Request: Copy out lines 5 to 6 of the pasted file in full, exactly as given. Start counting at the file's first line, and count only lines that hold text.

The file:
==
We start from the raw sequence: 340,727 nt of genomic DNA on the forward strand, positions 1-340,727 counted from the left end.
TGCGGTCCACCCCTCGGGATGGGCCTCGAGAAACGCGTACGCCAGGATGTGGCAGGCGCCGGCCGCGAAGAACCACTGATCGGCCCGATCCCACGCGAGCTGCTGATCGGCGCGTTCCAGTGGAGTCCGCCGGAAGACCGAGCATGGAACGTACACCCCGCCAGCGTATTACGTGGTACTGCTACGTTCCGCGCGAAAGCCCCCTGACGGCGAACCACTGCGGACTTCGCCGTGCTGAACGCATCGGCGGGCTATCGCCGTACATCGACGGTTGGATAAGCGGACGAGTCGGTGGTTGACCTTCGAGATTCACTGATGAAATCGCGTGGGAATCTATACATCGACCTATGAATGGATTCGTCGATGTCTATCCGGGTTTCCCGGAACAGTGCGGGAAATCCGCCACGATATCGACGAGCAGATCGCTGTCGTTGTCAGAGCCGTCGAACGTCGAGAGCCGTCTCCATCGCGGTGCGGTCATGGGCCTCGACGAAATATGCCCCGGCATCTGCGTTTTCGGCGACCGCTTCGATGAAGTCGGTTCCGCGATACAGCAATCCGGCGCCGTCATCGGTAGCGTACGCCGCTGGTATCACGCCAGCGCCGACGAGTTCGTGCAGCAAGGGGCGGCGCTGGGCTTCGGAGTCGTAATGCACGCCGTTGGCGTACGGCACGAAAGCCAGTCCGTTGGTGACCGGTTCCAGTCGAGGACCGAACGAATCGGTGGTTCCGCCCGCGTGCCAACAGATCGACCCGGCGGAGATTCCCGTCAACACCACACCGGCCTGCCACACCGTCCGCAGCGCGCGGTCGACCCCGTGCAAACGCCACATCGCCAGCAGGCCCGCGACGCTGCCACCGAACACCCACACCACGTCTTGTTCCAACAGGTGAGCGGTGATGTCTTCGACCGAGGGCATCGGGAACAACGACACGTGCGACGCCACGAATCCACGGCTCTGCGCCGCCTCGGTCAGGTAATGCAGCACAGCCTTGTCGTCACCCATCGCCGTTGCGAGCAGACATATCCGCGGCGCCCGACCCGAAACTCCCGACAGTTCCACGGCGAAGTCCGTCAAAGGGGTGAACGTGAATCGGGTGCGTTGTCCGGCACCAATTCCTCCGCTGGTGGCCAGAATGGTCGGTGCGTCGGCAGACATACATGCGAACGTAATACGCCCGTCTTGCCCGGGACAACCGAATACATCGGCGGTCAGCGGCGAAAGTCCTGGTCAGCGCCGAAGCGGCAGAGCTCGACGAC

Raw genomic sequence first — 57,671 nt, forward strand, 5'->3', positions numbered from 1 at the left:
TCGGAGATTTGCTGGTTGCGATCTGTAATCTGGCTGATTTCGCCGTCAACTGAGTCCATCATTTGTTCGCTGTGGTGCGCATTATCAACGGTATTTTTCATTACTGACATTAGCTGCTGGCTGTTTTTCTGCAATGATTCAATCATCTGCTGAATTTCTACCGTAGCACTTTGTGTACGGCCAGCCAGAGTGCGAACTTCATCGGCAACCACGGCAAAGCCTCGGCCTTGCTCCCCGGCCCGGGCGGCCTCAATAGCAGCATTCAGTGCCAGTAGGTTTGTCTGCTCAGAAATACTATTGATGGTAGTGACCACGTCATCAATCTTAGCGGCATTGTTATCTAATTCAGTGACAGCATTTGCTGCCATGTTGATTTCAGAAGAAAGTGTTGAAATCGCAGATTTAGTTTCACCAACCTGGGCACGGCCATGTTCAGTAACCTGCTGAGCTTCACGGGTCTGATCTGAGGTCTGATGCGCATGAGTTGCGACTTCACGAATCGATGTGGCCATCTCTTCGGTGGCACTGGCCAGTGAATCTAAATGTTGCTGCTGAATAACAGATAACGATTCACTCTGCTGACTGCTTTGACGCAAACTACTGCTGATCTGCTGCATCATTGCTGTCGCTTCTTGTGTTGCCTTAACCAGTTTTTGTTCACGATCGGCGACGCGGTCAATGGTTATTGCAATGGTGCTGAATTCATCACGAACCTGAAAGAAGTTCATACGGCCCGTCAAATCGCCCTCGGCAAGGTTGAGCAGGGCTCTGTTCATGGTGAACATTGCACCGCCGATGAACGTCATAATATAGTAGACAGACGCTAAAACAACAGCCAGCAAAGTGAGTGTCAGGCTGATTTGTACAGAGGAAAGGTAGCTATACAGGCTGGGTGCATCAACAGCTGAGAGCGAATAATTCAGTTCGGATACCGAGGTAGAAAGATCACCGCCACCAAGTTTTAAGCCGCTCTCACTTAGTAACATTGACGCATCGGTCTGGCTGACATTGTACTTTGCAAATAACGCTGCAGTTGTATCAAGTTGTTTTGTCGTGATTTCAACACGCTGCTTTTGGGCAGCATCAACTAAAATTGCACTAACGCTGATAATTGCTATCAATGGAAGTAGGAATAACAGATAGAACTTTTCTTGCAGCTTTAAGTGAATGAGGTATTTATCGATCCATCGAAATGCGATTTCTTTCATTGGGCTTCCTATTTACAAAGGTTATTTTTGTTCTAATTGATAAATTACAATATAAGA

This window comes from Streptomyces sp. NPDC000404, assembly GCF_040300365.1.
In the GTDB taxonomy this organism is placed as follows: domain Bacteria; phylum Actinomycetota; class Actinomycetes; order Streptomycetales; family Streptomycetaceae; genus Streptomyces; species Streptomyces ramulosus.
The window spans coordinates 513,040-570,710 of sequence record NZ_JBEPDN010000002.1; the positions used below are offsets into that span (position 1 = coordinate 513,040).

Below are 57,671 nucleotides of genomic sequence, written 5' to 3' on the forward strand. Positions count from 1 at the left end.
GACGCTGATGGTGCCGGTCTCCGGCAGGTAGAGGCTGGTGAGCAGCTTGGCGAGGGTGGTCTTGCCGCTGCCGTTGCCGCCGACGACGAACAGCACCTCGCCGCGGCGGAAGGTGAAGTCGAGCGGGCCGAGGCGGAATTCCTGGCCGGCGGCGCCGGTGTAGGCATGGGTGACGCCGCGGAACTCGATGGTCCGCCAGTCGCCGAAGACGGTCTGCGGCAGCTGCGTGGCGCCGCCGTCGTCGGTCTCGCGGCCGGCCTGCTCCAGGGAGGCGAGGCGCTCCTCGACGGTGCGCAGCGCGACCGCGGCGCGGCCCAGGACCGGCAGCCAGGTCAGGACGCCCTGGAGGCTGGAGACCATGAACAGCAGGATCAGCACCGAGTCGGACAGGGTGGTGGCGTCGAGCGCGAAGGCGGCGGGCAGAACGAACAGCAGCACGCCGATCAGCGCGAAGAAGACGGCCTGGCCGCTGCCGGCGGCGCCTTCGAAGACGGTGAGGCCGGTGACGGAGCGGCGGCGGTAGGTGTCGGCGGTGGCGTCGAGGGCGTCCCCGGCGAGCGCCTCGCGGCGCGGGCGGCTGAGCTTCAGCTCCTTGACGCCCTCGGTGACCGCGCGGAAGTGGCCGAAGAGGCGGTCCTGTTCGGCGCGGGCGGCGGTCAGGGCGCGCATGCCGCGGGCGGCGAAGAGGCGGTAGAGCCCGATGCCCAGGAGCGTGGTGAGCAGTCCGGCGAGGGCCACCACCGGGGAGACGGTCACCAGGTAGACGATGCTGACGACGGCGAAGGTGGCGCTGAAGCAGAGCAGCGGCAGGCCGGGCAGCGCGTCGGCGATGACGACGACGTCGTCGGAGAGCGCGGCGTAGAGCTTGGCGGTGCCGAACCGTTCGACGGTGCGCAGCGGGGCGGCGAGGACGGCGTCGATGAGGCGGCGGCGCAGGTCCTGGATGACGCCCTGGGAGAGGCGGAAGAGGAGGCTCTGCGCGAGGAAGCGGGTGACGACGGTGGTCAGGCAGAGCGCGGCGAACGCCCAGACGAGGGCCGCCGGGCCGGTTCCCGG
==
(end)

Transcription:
This window comes from Streptomyces sp. NPDC000404, assembly GCF_040300365.1.
In the GTDB taxonomy this organism is placed as follows: domain Bacteria; phylum Actinomycetota; class Actinomycetes; order Streptomycetales; family Streptomycetaceae; genus Streptomyces; species Streptomyces ramulosus.